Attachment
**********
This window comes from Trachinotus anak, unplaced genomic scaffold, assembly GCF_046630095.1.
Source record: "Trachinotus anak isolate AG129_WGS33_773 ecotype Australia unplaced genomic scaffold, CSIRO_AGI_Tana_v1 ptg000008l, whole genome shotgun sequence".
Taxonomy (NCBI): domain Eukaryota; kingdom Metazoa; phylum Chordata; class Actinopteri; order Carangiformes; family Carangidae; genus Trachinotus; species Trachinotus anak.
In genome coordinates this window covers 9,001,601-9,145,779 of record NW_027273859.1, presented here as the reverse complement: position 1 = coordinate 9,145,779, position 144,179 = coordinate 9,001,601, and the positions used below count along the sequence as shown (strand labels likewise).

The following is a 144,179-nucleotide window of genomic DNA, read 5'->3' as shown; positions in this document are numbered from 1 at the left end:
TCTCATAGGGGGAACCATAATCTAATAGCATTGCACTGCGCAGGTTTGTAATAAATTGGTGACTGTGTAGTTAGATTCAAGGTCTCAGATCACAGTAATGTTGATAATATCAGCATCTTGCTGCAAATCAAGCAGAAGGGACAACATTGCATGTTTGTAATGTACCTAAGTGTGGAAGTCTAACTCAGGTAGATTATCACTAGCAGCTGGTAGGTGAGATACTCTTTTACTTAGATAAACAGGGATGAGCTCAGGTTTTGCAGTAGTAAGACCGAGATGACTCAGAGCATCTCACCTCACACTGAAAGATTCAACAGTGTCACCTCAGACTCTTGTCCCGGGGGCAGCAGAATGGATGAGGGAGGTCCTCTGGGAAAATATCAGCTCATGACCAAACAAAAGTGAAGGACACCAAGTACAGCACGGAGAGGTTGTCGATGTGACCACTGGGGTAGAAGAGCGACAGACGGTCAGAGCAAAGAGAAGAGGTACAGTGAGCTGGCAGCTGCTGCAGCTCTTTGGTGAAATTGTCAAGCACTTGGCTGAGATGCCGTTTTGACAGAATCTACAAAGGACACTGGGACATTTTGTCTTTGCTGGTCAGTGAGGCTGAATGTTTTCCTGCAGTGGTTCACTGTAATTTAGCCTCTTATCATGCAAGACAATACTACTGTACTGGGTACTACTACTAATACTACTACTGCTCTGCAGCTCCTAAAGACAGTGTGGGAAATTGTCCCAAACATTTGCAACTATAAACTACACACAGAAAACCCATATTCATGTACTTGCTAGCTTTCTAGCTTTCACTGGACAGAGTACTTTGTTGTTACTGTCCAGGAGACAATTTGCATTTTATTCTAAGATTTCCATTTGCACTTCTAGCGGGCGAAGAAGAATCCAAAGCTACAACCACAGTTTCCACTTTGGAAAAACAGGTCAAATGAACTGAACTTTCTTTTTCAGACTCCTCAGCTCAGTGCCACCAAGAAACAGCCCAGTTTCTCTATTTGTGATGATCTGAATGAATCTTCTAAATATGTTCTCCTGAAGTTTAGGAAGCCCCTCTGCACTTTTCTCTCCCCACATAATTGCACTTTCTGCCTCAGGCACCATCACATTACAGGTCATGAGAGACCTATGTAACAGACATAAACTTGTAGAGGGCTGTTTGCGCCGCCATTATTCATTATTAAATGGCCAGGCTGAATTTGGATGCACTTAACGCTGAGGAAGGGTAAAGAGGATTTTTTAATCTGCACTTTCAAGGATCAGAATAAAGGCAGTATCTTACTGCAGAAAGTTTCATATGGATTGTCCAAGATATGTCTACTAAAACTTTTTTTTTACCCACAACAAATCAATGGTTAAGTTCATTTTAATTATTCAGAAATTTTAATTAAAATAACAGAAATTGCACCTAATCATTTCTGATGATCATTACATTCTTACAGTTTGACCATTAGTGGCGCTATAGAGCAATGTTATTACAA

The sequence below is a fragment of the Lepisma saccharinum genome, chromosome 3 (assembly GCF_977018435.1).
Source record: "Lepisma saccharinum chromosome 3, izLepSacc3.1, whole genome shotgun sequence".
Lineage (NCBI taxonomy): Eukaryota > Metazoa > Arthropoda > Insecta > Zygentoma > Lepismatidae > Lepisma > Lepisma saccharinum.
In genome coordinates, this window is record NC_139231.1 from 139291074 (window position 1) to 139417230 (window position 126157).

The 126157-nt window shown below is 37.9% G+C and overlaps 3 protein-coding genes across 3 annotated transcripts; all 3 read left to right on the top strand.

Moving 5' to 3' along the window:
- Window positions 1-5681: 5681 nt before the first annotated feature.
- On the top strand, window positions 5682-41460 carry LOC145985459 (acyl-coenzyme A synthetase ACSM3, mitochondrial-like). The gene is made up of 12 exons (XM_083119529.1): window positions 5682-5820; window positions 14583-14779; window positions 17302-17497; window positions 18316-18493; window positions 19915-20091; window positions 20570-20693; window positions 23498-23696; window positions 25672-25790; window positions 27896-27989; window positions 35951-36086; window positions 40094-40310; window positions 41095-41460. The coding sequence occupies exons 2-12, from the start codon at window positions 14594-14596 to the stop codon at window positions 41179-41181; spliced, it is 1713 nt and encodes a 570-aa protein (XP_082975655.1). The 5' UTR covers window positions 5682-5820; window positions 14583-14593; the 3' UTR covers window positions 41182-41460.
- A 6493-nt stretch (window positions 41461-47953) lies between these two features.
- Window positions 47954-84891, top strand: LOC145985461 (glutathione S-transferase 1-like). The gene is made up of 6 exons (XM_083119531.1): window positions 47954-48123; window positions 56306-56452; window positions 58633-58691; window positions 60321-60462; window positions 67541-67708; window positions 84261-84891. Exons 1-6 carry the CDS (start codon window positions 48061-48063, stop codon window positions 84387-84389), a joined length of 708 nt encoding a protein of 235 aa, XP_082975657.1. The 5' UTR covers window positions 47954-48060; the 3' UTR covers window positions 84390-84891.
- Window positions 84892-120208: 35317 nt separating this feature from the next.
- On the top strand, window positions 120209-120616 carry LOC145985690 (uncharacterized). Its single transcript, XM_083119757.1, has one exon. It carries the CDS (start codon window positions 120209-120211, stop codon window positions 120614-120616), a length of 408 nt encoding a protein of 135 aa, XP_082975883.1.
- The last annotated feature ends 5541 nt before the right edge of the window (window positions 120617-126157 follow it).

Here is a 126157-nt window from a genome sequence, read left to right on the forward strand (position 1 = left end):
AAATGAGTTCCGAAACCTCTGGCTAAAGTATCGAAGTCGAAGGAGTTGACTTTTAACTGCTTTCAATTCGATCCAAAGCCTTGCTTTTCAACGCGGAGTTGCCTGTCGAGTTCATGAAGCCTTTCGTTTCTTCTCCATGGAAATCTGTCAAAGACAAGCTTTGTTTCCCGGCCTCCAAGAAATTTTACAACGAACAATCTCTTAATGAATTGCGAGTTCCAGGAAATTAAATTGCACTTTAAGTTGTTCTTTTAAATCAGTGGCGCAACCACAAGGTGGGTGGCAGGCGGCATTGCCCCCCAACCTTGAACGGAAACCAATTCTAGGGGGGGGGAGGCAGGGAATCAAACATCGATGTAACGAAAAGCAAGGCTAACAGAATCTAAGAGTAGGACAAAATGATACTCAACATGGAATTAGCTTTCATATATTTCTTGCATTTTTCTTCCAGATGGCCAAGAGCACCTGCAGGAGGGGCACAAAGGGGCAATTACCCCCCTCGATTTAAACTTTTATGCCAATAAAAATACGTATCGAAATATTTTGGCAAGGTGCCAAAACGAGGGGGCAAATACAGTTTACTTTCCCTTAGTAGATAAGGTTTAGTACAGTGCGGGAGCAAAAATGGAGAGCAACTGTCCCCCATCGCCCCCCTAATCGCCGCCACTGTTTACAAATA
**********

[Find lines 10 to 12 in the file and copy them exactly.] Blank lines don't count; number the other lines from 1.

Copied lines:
In genome coordinates, this window is record NC_139231.1 from 139291074 (window position 1) to 139417230 (window position 126157).

The 126157-nt window shown below is 37.9% G+C and overlaps 3 protein-coding genes across 3 annotated transcripts; all 3 read left to right on the top strand.

Moving 5' to 3' along the window: